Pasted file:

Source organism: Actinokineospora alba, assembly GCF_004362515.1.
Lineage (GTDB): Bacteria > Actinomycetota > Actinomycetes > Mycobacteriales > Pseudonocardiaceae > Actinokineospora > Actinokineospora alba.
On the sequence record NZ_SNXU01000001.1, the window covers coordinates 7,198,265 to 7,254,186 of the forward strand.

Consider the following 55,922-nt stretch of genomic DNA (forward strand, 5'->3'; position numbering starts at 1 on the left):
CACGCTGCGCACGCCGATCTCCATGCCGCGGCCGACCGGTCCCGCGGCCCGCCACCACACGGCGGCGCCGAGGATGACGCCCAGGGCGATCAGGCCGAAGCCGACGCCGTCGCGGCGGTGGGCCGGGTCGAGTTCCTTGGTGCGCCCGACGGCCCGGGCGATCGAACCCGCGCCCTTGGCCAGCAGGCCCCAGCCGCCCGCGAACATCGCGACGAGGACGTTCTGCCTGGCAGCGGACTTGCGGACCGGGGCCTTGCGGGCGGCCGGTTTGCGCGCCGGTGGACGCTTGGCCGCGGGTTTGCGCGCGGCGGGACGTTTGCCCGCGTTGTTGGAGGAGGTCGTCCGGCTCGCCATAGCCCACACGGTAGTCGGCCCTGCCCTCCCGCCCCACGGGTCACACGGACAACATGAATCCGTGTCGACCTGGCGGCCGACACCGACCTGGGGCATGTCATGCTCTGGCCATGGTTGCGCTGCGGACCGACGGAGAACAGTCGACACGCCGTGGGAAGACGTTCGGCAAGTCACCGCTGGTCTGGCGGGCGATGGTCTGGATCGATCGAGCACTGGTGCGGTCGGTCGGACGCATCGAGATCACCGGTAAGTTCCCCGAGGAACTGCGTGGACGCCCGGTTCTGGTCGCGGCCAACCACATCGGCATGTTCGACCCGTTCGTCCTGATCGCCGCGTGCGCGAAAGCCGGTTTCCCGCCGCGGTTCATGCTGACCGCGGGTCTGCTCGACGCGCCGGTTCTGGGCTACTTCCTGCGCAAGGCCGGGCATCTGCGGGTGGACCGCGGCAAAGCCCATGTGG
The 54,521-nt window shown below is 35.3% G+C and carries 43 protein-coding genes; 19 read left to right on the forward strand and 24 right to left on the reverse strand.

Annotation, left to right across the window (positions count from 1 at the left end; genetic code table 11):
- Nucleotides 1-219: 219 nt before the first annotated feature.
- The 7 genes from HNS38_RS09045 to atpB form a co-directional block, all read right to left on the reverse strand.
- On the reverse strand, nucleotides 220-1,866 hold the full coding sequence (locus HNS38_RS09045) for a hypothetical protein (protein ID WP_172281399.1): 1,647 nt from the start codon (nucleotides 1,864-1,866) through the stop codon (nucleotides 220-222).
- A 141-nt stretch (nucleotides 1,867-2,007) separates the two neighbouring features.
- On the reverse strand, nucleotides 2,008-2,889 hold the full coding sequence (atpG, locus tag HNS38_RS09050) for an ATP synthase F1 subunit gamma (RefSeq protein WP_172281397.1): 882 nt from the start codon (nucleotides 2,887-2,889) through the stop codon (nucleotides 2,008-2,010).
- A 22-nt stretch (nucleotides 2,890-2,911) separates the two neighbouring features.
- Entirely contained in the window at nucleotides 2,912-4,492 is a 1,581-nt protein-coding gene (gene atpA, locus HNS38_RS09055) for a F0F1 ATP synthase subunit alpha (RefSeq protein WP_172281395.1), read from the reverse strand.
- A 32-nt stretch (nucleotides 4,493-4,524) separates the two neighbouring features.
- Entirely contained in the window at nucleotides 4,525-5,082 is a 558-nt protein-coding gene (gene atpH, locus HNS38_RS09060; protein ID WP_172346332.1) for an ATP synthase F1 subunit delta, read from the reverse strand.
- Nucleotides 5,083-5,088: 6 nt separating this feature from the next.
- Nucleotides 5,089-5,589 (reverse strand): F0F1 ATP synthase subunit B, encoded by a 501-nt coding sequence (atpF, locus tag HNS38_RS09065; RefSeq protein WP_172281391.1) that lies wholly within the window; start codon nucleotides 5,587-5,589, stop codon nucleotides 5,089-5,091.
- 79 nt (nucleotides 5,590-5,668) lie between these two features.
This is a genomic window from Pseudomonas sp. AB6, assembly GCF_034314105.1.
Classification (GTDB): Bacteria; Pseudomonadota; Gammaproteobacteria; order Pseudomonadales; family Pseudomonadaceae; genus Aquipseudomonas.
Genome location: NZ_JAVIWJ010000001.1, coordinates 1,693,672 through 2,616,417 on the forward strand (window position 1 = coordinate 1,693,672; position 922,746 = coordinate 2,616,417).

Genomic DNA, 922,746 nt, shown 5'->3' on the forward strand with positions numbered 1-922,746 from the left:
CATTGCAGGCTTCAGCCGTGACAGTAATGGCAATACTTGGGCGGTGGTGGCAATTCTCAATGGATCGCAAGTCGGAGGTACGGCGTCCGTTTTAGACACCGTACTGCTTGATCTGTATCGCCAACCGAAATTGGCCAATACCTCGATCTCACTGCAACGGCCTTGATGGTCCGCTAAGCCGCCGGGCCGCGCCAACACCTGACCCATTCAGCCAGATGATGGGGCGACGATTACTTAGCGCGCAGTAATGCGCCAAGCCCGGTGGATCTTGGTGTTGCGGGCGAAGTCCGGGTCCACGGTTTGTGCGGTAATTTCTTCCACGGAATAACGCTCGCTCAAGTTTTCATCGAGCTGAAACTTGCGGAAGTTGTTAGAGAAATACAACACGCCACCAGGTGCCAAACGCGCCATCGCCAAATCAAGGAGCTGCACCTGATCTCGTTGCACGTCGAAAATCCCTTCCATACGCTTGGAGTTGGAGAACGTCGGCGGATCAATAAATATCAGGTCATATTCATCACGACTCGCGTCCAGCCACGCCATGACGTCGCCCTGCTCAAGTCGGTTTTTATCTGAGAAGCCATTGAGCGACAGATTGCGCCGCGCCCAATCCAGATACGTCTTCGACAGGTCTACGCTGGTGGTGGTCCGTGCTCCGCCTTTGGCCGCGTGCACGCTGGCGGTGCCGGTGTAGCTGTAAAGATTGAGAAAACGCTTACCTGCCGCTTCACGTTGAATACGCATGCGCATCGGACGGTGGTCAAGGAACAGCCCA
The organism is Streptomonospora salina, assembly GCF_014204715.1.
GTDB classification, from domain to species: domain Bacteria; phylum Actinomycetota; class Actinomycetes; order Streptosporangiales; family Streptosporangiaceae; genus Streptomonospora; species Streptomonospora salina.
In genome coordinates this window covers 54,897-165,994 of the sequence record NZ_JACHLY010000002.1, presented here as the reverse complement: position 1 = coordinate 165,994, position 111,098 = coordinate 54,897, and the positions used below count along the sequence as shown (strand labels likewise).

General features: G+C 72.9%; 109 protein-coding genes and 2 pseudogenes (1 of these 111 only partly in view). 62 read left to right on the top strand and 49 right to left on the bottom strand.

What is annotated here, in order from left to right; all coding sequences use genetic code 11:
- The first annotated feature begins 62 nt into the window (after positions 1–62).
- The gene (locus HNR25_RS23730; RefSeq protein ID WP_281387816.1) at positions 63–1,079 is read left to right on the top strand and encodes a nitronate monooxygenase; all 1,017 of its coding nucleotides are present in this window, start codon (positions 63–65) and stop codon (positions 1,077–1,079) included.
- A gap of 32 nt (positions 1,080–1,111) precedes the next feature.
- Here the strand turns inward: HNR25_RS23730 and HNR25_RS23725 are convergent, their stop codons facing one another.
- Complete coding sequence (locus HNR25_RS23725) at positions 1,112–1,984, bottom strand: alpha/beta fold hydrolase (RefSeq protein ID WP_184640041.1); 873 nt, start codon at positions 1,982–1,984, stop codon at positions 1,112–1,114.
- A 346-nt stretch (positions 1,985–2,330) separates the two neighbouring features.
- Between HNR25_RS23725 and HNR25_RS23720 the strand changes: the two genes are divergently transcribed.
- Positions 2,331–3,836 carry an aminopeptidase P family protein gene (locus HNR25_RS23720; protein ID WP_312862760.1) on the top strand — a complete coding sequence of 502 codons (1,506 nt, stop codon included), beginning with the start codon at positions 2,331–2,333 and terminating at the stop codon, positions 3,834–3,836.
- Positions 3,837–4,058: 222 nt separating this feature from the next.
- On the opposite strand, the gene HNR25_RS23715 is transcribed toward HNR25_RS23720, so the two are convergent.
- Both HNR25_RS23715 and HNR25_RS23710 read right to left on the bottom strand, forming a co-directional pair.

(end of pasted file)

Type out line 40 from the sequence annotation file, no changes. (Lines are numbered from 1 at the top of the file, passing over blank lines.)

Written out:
- Both HNR25_RS23715 and HNR25_RS23710 read right to left on the bottom strand, forming a co-directional pair.